Mr. Kennedy: No, I am not giving way. It is high time that we replaced the council tax, which is regressive and unfair, with a local income tax based on people's ability to pay, which would be cheaper to collect. We need a fairer tax system and I have suggested how people at the better-off end of society could make a graduated contribution. We also need cuts in red tape and less over-centralisation in Whitehall, which we believe could release significant savings to put into improving front-line services, which would benefit people in the country as a whole.

Mr. Redwood rose—

Mr. Kennedy: No, I am coming to my final sentence.

There is a great absence yet again from the Queen's Speech. Governments are busy institutions, but the criticism applies to many Government statements. Successive Queen's Speeches have failed to advance the environmental agenda. That tells us a lot about the level of priority of the Government of the day. If we could, we would certainly introduce measures today to enhance environmental protection and sustainable energy.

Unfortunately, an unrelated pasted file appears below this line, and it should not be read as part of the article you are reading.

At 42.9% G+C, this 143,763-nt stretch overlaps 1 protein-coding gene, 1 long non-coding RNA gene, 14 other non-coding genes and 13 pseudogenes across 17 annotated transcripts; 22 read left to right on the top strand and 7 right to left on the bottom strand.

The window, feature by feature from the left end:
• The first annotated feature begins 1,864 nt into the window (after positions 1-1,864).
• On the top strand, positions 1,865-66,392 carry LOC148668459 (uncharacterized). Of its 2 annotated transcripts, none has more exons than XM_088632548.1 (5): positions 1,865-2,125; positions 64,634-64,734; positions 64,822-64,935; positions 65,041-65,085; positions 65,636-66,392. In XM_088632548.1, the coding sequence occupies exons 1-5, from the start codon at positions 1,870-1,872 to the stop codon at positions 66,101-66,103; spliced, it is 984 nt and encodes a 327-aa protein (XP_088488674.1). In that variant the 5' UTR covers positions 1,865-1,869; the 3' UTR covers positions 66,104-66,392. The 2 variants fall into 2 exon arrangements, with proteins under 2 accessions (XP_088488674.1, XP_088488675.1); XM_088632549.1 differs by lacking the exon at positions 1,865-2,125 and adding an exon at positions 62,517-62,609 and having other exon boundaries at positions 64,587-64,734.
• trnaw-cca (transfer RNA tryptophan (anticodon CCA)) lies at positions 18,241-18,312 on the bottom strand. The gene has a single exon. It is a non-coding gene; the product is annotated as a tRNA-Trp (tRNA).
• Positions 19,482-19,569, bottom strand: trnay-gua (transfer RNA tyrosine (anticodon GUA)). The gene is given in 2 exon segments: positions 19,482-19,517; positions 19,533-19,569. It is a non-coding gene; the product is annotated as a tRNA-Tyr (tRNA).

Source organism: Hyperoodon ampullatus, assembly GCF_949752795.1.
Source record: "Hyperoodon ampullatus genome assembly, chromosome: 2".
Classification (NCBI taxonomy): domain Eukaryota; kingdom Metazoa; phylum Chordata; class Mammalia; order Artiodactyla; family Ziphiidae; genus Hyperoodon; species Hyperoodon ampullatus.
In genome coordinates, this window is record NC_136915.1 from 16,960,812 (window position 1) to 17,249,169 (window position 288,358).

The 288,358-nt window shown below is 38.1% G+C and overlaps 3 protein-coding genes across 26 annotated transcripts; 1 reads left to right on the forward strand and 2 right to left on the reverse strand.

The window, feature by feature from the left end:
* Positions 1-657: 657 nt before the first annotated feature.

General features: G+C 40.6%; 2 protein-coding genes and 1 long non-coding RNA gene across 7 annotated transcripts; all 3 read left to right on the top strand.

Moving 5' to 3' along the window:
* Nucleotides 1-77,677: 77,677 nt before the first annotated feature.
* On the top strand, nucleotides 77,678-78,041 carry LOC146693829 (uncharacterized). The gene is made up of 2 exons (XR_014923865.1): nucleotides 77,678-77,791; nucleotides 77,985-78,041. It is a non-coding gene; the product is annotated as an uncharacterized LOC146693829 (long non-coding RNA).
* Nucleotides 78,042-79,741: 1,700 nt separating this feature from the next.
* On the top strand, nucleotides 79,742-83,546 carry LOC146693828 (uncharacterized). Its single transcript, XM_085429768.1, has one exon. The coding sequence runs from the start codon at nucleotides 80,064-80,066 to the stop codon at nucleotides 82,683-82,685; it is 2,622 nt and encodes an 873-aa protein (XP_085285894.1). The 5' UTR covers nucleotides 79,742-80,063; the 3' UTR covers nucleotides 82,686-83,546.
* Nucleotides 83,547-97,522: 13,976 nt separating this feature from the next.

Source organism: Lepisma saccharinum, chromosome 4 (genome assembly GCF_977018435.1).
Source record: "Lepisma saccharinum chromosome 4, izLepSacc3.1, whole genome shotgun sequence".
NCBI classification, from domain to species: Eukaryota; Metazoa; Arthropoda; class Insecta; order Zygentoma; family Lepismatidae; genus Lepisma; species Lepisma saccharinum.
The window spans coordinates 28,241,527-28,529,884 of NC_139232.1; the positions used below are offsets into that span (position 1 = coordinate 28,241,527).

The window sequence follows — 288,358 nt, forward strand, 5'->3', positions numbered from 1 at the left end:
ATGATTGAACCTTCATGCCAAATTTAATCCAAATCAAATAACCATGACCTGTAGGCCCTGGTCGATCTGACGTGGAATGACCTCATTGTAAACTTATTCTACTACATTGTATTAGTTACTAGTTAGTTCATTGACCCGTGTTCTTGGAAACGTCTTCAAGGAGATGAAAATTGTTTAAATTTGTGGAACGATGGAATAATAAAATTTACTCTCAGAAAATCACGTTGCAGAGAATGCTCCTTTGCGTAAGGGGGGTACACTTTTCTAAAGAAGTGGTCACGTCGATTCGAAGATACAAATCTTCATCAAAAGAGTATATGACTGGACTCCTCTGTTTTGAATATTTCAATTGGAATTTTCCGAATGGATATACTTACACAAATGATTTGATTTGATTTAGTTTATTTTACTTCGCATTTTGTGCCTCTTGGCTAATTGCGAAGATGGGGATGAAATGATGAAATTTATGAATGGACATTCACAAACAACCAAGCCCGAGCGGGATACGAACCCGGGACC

The new circumstances of British politics in this new Parliament offer people a genuine choice. The divide or choice in British politics is increasingly between adopting a more liberal approach to politics and policies or an increasingly instinctive illiberal approach. I certainly know what side of the fence I feel most comfortable on. Increasingly, that is the side of the fence to which the British public are warming.

4.27 pm

Mr. Ken Purchase (Wolverhampton, North-East) (Lab/Co-op): While Members leave the Chamber, I congratulate my hon. Friends the Members for Dumbarton (Mr. McFall) and for Gloucester (Mr. Dhanda) on their excellent speeches in the finest tradition of the House.